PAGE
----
Among the price changes for hundreds of items listed in the government’s inflation report for May, there weren’t many declines to talk about.
If you love a good cruller, you may have noticed the 0.4 percent drop in sweetrolls, coffeecakes and doughnuts. Lamb and mutton, salad dressing and bananas were also among the minority of consumer goods showing year-over-year declines. Otherwise most prices were up, as BTIG LLC strategist Dan Greenhaus noted of the report showing the biggest gain in consumer prices in more than a year.
The whiff of inflation is in the air, as unmistakable as the scent from a fresh batch of hot Original Glazed wafting out of the Krispy Kreme glazer. And no one needs to be reminded of the potential ramifications that rising prices hold for all the sweetrolls the Federal Reserve has been dishing out during the five-year bull market in stocks.
Accelerating inflation -- the consumer price index increased 2.1 percent last month from the prior year -- makes today’s Fed decision more risky than previously expected, Bespoke Investment Group LLC wrote in a report yesterday.
An “inflation scare” that alters Fed policy was one of the top concerns that Charles Schwab Corp. strategist Liz Ann Sonders listed in an Bloomberg Television interview last week when asked what could cause a long-awaited correction in stocks.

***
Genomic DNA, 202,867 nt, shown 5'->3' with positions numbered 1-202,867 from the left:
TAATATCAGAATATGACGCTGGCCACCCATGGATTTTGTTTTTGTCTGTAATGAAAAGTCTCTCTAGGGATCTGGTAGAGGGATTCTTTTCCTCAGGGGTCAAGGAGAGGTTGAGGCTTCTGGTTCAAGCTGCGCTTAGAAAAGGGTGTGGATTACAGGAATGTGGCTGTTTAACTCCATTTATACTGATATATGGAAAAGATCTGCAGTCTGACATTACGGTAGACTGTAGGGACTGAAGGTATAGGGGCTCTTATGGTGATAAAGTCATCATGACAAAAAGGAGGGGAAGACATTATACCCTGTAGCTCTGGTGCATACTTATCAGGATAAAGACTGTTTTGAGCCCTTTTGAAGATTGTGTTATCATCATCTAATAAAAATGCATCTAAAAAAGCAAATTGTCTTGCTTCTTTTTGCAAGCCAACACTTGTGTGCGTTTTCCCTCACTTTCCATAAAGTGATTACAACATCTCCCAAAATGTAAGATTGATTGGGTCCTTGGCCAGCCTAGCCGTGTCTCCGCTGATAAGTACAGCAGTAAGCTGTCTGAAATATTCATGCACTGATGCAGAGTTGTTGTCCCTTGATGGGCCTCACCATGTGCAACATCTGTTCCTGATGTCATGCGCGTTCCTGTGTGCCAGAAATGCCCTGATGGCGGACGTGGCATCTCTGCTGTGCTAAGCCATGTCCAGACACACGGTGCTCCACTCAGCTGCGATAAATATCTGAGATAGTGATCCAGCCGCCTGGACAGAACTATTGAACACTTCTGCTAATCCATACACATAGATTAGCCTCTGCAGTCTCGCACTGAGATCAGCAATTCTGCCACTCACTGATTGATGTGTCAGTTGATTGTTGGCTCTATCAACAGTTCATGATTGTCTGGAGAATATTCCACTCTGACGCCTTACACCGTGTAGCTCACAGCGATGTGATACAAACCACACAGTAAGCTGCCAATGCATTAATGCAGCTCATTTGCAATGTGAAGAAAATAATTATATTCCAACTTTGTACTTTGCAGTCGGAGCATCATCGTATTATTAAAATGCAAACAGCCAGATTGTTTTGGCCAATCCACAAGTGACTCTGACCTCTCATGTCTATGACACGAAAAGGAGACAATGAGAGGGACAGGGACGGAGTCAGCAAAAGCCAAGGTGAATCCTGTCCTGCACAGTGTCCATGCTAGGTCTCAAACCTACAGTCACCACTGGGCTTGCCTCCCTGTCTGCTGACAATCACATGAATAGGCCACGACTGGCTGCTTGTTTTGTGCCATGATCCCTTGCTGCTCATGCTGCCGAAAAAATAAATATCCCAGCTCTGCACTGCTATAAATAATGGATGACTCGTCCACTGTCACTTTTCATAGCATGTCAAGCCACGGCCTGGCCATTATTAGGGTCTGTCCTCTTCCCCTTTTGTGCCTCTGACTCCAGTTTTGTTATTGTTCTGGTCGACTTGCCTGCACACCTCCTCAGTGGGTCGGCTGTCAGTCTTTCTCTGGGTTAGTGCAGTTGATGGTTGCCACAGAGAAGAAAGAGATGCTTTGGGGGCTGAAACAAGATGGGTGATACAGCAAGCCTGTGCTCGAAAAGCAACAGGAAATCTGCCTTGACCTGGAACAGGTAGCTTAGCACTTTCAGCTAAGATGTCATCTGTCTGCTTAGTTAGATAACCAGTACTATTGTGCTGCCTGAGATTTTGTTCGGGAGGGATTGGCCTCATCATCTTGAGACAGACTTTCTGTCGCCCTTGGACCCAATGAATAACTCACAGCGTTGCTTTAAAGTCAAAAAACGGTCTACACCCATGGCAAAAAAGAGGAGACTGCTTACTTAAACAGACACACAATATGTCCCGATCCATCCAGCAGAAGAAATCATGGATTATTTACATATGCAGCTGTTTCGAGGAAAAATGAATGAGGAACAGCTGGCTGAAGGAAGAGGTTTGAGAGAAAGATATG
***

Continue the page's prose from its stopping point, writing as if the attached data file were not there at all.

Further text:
Policy announcement days have not generally been kind to the stock market in recent history as the Fed begins unwinding its asset-purchase program, even as the improving economy that’s influencing those decisions sends benchmark indexes to unprecedented heights.
The Standard & Poor’s 500 Index went lower 69 percent of the time in the last two hours of trading on Fed decision days over the last two years, according to a report yesterday from Birinyi Associates Inc. Granted, the average move was not too steep -- about 0.1 percent followed by an average 0.2 percent decline the following day.
That counters a trend of stocks rising on Fed days over a longer time horizon. The S&P 500 has gained an average of 0.5 percent on days of Fed announcements since the central bank took its benchmark rate to near zero at the end of 2008, according to Bespoke, with much of the gains coming in the final two hours of the sessions. The average advance on Fed days has been 0.4 percent since 1995, the firm said.
Today’s statement could send stocks lower, at least on the initial reaction, if the Fed signals the sweetrolls are running low, Bespoke said.
“The market is positioning for a more hawkish statement than prior meetings,” Bespoke said, pointing to a flattening Treasury yield curve that suggests higher interest rates will drive selling in shorter-term notes.
Time to go make the doughnuts.
To contact the editors responsible for this story: Lynn Thomasson at email@example.com